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VideoView -- UPI Arts & Entertainment

By
JACK E. WILKINSON, United Press International

, Nov. 15 (UPI) -- What's new on the home video scene...

MOVIES

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"Dr. Seuss' How The Grinch Stole Christmas" -- A massive holiday hit at the box office last year, Ron Howard's festive fable based on the beloved Dr. Seuss children's book reappears on video for this holiday season. Chances are, the response will be pretty much the same. Narrated soothingly by Anthony Hopkins, the live-action tale centers on Whoville, a happy hamlet where everyone is busily getting ready for Christmas. Everyone, that is, except the town outcast, the bitter, green and fuzzy Grinch, more a What than a Who, played with his usual giddy abandonment by Jim Carrey. This rubber-faced Grinch lives as a recluse atop a garbage mountain, loves to scare kids -- there's nothing like saying "Boo" to a Who -- and flat-out hates Christmas. As we learn, that's due largely to an unhappy childhood and not just because his heart is "two sizes too small." Taking all he can of this intensive holiday frivolity, the mean ol' Grinch plots a plot to ruin Christmas for all the Whozits. It takes an angelic little girl (Taylor Momsen) to show him that it's no fun being Scrooge. Carrey's a hoot, more silly than scary, still recognizable under all that makeup and making the most of it, his frantic antics generally working pretty well alongside Suess' sing-song poetry. A bit overblown but solid family entertainment. 2000. 104 minutes. Universal Studios Home Video. Rated PG.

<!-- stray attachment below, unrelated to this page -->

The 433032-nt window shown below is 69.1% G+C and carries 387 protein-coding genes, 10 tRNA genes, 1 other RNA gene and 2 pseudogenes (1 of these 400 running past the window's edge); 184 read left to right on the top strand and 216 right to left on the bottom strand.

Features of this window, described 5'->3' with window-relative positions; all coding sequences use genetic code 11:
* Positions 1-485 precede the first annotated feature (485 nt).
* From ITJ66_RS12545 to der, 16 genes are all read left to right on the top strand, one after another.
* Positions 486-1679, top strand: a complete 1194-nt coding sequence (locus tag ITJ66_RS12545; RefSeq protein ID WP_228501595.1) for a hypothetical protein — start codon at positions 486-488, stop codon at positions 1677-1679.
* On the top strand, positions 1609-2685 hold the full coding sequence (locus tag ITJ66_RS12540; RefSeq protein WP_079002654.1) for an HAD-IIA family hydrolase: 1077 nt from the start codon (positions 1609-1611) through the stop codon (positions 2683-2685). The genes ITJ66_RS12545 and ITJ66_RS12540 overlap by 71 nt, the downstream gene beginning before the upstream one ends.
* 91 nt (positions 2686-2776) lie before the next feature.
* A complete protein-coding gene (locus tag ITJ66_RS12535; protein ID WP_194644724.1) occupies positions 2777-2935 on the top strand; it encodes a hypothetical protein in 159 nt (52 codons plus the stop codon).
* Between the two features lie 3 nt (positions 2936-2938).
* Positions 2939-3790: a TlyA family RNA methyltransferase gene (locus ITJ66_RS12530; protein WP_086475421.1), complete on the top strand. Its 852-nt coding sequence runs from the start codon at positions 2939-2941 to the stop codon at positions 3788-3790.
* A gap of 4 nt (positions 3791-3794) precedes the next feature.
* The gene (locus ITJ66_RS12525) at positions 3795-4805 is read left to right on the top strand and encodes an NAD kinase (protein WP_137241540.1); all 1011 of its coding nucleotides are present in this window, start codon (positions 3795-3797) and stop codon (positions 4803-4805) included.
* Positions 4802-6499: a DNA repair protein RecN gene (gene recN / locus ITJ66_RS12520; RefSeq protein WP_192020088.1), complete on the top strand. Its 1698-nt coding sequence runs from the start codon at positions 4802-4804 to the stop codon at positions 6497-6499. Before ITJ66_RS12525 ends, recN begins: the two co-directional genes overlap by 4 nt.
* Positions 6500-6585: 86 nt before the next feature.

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"Planet Of The Apes" -- Director Tim Burton doesn't call his film a "remake" of its famous 1968 predecessor but rather a "reimagination," one that while similar to the earlier work and obviously pays homage to it, heads down many different paths. Set in the year 2029, the premise is basically the same: an astronaut, Leo Davidson (Mark Wahlberg), is caught in a time warp and thrown far into the future where he crash lands on a planet run by brutal, human-like apes running roughshod over enslaved, primitive humans. The allegorical notion of racism and intolerance is still there as well, though soft-pedaled. Much of the rest is different from the original as Leo is attracted to the simian daughter (Helene Bonham Carter) of an influential senator and eventually leads a small band of humans and apes toward freedom and a surprise ending. Tim Roth is menacing as the fierce ape general and Charlton Heston, star of the original, shows up in a cameo as an ape with, what else, a gun. While this could have been better and lacks the overall punch of its inspiration, drenched in a sea of sequels, it is quite entertaining on its own and a visual treat. 2001. 119 minutes. Twentieth Century Fox Home Entertainment. Rated PG-13 (some sequences of action/violence).